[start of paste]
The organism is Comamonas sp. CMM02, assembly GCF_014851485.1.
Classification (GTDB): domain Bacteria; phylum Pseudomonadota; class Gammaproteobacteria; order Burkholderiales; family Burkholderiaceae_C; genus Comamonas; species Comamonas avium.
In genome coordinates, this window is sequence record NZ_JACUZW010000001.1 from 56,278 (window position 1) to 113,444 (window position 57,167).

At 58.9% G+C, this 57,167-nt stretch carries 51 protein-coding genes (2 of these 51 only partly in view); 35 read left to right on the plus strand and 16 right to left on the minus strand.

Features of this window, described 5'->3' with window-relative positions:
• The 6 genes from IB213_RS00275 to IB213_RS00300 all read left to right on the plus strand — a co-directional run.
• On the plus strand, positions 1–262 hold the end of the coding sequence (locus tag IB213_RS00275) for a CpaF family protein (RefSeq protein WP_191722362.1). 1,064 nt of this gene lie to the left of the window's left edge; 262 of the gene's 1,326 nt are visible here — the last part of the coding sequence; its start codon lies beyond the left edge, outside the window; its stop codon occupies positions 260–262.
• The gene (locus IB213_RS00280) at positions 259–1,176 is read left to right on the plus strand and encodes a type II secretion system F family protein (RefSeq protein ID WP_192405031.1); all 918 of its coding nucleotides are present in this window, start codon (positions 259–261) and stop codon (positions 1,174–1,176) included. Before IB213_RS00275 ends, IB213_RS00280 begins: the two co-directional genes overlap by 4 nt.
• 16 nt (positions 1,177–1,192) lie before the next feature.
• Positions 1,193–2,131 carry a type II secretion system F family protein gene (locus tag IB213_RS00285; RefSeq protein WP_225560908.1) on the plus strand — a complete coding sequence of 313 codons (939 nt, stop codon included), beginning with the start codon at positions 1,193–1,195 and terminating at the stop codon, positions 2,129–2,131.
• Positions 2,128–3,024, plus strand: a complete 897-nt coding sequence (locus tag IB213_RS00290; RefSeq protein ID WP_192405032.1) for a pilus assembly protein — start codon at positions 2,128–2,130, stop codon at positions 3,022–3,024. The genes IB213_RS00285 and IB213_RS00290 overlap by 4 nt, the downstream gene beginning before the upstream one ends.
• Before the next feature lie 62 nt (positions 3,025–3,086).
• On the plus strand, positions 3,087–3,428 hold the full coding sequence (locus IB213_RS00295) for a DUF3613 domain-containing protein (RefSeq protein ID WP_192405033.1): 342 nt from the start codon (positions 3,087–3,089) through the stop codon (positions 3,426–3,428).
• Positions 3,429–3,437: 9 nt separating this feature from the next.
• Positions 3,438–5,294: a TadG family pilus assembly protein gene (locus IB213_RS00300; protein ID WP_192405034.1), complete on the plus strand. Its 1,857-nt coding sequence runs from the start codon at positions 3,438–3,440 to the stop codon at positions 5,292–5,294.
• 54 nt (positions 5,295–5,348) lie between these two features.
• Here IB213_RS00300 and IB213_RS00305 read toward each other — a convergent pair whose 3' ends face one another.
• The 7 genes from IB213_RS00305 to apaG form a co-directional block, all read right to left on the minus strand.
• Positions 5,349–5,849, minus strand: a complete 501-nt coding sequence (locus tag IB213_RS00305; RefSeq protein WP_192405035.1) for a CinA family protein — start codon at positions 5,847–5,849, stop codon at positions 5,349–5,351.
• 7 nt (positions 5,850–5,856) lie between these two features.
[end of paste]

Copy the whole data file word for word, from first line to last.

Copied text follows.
The organism is Comamonas sp. CMM02, assembly GCF_014851485.1.
Classification (GTDB): domain Bacteria; phylum Pseudomonadota; class Gammaproteobacteria; order Burkholderiales; family Burkholderiaceae_C; genus Comamonas; species Comamonas avium.
In genome coordinates, this window is sequence record NZ_JACUZW010000001.1 from 56,278 (window position 1) to 113,444 (window position 57,167).

At 58.9% G+C, this 57,167-nt stretch carries 51 protein-coding genes (2 of these 51 only partly in view); 35 read left to right on the plus strand and 16 right to left on the minus strand.

Features of this window, described 5'->3' with window-relative positions:
• The 6 genes from IB213_RS00275 to IB213_RS00300 all read left to right on the plus strand — a co-directional run.
• On the plus strand, positions 1–262 hold the end of the coding sequence (locus tag IB213_RS00275) for a CpaF family protein (RefSeq protein WP_191722362.1). 1,064 nt of this gene lie to the left of the window's left edge; 262 of the gene's 1,326 nt are visible here — the last part of the coding sequence; its start codon lies beyond the left edge, outside the window; its stop codon occupies positions 260–262.
• The gene (locus IB213_RS00280) at positions 259–1,176 is read left to right on the plus strand and encodes a type II secretion system F family protein (RefSeq protein ID WP_192405031.1); all 918 of its coding nucleotides are present in this window, start codon (positions 259–261) and stop codon (positions 1,174–1,176) included. Before IB213_RS00275 ends, IB213_RS00280 begins: the two co-directional genes overlap by 4 nt.
• 16 nt (positions 1,177–1,192) lie before the next feature.
• Positions 1,193–2,131 carry a type II secretion system F family protein gene (locus tag IB213_RS00285; RefSeq protein WP_225560908.1) on the plus strand — a complete coding sequence of 313 codons (939 nt, stop codon included), beginning with the start codon at positions 1,193–1,195 and terminating at the stop codon, positions 2,129–2,131.
• Positions 2,128–3,024, plus strand: a complete 897-nt coding sequence (locus tag IB213_RS00290; RefSeq protein ID WP_192405032.1) for a pilus assembly protein — start codon at positions 2,128–2,130, stop codon at positions 3,022–3,024. The genes IB213_RS00285 and IB213_RS00290 overlap by 4 nt, the downstream gene beginning before the upstream one ends.
• Before the next feature lie 62 nt (positions 3,025–3,086).
• On the plus strand, positions 3,087–3,428 hold the full coding sequence (locus IB213_RS00295) for a DUF3613 domain-containing protein (RefSeq protein ID WP_192405033.1): 342 nt from the start codon (positions 3,087–3,089) through the stop codon (positions 3,426–3,428).
• Positions 3,429–3,437: 9 nt separating this feature from the next.
• Positions 3,438–5,294: a TadG family pilus assembly protein gene (locus IB213_RS00300; protein ID WP_192405034.1), complete on the plus strand. Its 1,857-nt coding sequence runs from the start codon at positions 3,438–3,440 to the stop codon at positions 5,292–5,294.
• 54 nt (positions 5,295–5,348) lie between these two features.
• Here IB213_RS00300 and IB213_RS00305 read toward each other — a convergent pair whose 3' ends face one another.
• The 7 genes from IB213_RS00305 to apaG form a co-directional block, all read right to left on the minus strand.
• Positions 5,349–5,849, minus strand: a complete 501-nt coding sequence (locus tag IB213_RS00305; RefSeq protein WP_192405035.1) for a CinA family protein — start codon at positions 5,847–5,849, stop codon at positions 5,349–5,351.
• 7 nt (positions 5,850–5,856) lie between these two features.